Do you walk away thinking that you never had a chance with Alex anyway? Are you also thinking that Alex is somehow too good for you. The overly self-critical person would think they were not attractive, not funny, or not charming enough for Alex to want to give them his/her number. They would also over analyze the conversation and think about “where it went wrong” or what they should have done or said instead. 

Reaction 2 – The borderline NARCISSIST 

The borderline narcissistic person would not let this situation bruise their ego so they would blame Alex. These people usually think that they are too good for Alex anyway. They think that he/she missed out on a chance with the perfect person and that Alex doesn’t know what he/she is missing. The narcissist will inflate their ego, even calling Alex “ugly anyway” and give them some sort of insult to heal their bruised ego. They will tell themselves whatever they need to in order to not take any blame for the situation. 

Reaction C – Prime self critical zone

You are disappointed that Alex obviously wasn’t as interested in you as you were in him/her. And you let your self feel bad about it for a little bit but focus back on why you were out in the first place. You were at this place to meet up with a friend. Instead of getting down on yourself for this you remember that you only spent 15 minutes talking to a nice person. You don’t blame Alex or yourself for not connecting and move on. Remembering there are plenty of people out their that you can talk to. 

the perfect balance + using it for good

Where are you on the scale? Are you leaning more on the narcissistic side or the overly self-critical side? Or are you one of the lucky ones in the prime zone?

thinking about goals

To strike the perfect balance and reach the prime self-critical zone you have to learn to be completely objective. You have to be as objective about yourself, your situation and things you experience, as you can. This objectivity will lead to (because it pretty much is) being honest with yourself. Depending on where you are on the scale this honesty doesn’t just mean knocking yourself down a few pegs, but also lifting yourself up and reminding yourself that you are great.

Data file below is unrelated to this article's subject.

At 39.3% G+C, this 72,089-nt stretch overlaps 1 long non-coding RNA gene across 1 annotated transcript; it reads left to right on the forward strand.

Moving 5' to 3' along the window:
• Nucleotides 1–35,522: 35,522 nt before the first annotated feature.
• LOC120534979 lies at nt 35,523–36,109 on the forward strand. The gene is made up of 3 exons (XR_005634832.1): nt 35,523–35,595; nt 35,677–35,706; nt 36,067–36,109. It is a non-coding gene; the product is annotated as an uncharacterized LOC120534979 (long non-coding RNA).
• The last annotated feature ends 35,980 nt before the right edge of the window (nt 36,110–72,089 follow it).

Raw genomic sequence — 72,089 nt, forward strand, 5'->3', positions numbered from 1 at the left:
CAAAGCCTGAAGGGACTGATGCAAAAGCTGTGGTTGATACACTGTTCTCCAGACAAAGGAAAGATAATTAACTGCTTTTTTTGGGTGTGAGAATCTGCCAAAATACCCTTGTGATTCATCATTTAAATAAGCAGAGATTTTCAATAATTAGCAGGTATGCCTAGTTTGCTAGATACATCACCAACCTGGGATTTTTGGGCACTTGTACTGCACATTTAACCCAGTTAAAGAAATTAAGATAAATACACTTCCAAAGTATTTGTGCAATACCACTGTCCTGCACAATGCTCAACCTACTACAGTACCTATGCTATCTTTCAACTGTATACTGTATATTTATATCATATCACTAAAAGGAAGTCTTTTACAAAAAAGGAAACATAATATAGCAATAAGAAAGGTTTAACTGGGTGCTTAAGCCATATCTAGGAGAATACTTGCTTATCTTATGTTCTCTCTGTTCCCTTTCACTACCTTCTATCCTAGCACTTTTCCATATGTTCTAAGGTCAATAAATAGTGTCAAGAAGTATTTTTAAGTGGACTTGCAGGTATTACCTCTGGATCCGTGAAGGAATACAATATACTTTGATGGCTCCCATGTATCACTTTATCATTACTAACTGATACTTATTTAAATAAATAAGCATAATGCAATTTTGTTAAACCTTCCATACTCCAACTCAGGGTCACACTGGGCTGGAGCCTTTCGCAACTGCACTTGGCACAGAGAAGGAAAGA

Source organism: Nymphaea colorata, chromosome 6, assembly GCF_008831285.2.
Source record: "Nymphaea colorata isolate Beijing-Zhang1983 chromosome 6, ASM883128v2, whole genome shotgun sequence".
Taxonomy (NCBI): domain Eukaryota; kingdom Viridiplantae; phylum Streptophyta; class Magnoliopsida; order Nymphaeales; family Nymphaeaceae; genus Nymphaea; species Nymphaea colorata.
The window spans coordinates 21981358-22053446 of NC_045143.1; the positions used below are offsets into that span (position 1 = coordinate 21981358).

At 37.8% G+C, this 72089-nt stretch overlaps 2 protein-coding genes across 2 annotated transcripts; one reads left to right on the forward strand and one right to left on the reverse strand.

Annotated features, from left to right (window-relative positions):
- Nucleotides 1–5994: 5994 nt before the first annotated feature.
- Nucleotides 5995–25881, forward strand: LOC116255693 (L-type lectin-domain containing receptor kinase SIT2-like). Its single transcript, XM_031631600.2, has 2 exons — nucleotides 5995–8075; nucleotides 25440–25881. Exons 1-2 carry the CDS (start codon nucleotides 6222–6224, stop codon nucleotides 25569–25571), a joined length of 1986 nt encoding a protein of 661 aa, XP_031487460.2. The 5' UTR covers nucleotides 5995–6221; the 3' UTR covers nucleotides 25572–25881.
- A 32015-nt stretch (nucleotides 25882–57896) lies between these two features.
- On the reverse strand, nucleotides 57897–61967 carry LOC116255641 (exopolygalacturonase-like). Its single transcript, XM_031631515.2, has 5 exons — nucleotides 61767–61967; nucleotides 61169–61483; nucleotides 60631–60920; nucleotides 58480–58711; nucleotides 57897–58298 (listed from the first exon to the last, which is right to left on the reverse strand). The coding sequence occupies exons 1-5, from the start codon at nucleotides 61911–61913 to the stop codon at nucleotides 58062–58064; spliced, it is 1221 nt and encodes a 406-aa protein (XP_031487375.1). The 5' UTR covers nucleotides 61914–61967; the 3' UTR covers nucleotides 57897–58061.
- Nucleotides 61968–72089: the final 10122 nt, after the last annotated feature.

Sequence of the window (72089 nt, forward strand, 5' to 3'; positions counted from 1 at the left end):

When you are honest and objective in the prime self-critical zone, you strike a balance between blaming other people, your situation, or yourself for things that happen. You know the truth behind why something good or bad occurred. Then you can fix it or move on accordingly with out taking a hit to your self esteem because you are also honest about your good characteristics. This will create an innate confidence that you never had before.

To put this into practice, start thinking about a goal that you want to accomplish. If you think about the reasons why you are not achieving your goals, what can you do to improve? What methods can you change to be more effective? What methods effectively use your strengths? Are you just making excuses or are you being lazy and not doing things to reach your goals? Are the things you claim are standing in your way, really there?

If you answer these and other hard questions honestly, it will lead you to the answers that you need in order to grow. This honesty is the “prime zone” and the best tool because you will learn to stop making excuses for yourself. So, be honest! Once you have pinpointed things that you need to change with a self-critical eye, change them.

Things to remember

I know that I may sound easy to be objective with yourself but it is not. It takes time and the right mindset to be objective because emotions can easily cloud your judgement. There are will be instances where you are going through rough times (or rejection like with Alex) so you can not help but be overly self-critical. Then there will be time when your ego is bruised so you have to be a little narcissistic. 

In these times remember to take a step back and look at things objectively. It is even good to be honest about how objective you can be. If you know you can’t be objective right now, wait until you have a clear head and are functioning in the prime zone. Or ask a friend that you trust who is good at being objective.

Lastly, remember your self-criticism isn’t a bad thing. Take these principles and use your self-critical nature to grow.

Thank you for reading! Come back for new posts every Tuesday! Or click here to follow me on Instagram for updates

© Asian on the Outside, All Rights Reserved

Leave a Reply

Your email address will not be published.